January 1, 1932: The newly established Federal Bureau of Narcotics, a unit in the Treasury Department, takes over from the Alcohol Unit of the department the enforcement of the federal anti-opiate and anti-cocaine laws. Former Assistant Prohibition Commissioner Harry J. Anslinger takes over as commissioner of narcotics.
December 29, 1988: Judge Mark Polen, in State v. Mussika, comments, "There is a pressing need for a more compassionate, humane law which clearly discriminates between the criminal conduct of those who socially abuse chemicals and the legitimate medical needs of seriously ill patients..."
December 30, 1989: Ignoring evidence to the contrary, DEA Director John Lawn orders that cannabis remain on the Schedule I narcotics list which is reserved for drugs which have no known medical use.
January 3, 1990: After eluding capture following the US invasion of Panama and seeking asylum in the Vatican embassy, General Manuel Noriega surrenders to the DEA, and is brought to Miami the next day.
December 28, 1992: ABC Television airs a major special on the drug war in Bolivia which, according to the Bush Administration, is our "best hope" for winning the drug war in South America. ABC concludes decisively that there is no hope and that the war on drug production has already been lost.
January 2, 1994: Through the emergency scheduling process, the synthetic psychedelic 2C-B (4-bromo-2,5-dimethoxyphenethylamine) is added to the list of Schedule I drugs.
January 1, 1995: Oregon's largest television station, KATU-TV in Portland, conducts a "telepoll" asking the question, "Do you support legalizing marijuana to fund education?" Over fifty-four percent of the thousands of respondents answer "yes."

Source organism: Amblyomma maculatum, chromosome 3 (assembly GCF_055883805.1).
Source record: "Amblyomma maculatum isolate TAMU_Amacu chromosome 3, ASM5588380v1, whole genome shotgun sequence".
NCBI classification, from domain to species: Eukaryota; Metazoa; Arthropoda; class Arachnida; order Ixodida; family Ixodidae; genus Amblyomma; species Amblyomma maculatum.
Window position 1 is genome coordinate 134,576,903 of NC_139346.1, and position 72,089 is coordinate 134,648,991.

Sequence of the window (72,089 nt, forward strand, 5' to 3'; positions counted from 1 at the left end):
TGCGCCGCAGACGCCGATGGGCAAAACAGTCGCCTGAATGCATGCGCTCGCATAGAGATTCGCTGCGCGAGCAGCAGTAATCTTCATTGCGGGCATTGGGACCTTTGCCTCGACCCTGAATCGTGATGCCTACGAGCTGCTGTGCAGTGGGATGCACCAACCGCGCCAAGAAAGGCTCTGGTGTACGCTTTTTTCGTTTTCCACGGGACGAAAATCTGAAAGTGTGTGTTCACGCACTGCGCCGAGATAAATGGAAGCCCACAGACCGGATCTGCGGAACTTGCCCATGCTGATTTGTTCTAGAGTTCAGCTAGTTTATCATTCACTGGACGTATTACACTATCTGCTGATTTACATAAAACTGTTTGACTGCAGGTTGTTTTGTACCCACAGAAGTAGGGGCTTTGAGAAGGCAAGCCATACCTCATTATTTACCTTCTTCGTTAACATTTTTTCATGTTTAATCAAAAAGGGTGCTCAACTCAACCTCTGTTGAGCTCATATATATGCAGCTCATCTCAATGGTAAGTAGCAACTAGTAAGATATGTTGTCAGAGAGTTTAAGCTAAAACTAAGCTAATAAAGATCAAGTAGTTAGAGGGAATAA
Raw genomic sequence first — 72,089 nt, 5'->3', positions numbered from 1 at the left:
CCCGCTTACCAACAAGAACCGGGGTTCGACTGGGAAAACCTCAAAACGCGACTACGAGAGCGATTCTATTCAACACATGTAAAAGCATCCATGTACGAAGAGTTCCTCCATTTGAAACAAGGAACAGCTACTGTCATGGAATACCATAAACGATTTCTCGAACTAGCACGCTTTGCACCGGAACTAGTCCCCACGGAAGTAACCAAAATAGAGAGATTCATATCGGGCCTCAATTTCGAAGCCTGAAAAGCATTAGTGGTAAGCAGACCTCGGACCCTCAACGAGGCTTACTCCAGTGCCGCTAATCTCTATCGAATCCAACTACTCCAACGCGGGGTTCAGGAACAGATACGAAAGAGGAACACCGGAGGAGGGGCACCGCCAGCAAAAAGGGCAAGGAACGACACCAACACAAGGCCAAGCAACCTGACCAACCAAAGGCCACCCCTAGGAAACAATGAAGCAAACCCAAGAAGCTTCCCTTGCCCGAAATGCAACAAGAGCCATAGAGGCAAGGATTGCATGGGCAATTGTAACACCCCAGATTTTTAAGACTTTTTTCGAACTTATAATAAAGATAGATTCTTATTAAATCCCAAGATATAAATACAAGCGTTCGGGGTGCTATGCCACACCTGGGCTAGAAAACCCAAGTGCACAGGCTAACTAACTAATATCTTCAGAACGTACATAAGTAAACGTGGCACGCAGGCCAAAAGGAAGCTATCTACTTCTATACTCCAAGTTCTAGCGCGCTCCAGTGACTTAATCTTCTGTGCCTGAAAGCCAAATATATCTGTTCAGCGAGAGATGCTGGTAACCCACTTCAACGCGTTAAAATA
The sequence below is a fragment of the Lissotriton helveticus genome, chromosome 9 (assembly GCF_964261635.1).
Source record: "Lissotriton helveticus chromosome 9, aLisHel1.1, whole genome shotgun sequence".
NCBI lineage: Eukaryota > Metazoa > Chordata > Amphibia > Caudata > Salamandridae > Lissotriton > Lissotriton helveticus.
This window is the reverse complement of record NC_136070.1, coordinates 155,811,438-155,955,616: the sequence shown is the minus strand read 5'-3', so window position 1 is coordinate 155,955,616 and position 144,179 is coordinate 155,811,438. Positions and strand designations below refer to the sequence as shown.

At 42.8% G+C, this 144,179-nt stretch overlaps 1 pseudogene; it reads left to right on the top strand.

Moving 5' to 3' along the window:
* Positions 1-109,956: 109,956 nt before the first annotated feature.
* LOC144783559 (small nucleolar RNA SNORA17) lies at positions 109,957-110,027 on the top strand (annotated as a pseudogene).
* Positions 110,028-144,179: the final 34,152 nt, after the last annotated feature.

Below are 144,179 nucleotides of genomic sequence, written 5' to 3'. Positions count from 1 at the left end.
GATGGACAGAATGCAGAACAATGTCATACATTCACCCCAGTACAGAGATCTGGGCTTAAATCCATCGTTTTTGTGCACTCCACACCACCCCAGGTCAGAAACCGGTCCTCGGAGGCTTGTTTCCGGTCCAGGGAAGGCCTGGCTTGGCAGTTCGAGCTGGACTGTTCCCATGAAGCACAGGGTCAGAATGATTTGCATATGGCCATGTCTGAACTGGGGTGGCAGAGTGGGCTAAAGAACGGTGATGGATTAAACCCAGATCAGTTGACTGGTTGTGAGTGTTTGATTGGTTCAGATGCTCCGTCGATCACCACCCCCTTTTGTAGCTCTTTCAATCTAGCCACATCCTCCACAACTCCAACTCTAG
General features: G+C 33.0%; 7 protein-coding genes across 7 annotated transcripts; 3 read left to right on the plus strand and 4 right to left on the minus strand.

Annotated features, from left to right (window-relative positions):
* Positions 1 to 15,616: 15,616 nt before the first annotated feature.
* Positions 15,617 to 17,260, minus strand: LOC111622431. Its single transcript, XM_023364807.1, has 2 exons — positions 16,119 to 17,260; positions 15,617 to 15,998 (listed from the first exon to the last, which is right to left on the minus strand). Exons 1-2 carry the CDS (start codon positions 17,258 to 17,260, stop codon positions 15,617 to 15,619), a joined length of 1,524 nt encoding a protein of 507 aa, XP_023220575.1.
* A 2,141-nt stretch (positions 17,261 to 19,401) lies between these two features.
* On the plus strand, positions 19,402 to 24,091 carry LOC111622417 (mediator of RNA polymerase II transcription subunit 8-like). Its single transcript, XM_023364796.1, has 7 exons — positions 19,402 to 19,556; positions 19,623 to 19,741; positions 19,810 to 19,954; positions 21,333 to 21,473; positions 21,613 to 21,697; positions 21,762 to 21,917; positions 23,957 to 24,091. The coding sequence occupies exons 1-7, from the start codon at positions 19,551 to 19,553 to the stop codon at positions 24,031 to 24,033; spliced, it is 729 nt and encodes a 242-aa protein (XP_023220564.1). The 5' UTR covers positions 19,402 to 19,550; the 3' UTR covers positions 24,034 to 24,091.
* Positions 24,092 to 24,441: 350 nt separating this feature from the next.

December 30, 1996: President Clinton approves a plan to combat the new state laws legalizing marijuana for the sick and dying.
December 29, 1997: The New York Times reports that US and Mexican officials said that the United States was providing the Mexican military with extensive covert intelligence support and training for hundreds of its officers to help shape a network of anti-drug troops around the country. The Times points out that "the effort has proceeded despite growing US concern that it may lead to more serious problems of corruption and human rights in one of Mexico's most respected institutions... In fact, a new US intelligence analysis of the military's drug ties will cite evidence of extensive penetration of the officer corps."
January 2, 1998: The Drug Enforcement Administration (DEA) backs off attempts to subpoena the names of individuals who purchased a marijuana cultivation book entitled "Marijuana Hydroponics: High-Tech Water Culture." The agency withdraws its demands after legal challenges from the American Civil Liberties Union (ACLU), and an acknowledgment from Assistant US Attorney John Stevens that the subpoenas are "unduly burdensome."
January 1, 1999: The Drug Peace Campaign, a California political action committee, is formed in order "to seek a peaceful end to the war now being waged by our own governments against us, the citizens of the United States of America, and the World."
December 31, 2000: A Department of Justice report states that State prisons are operating between full capacity and 15% above capacity, while Federal prisons are operating at 31% above capacity.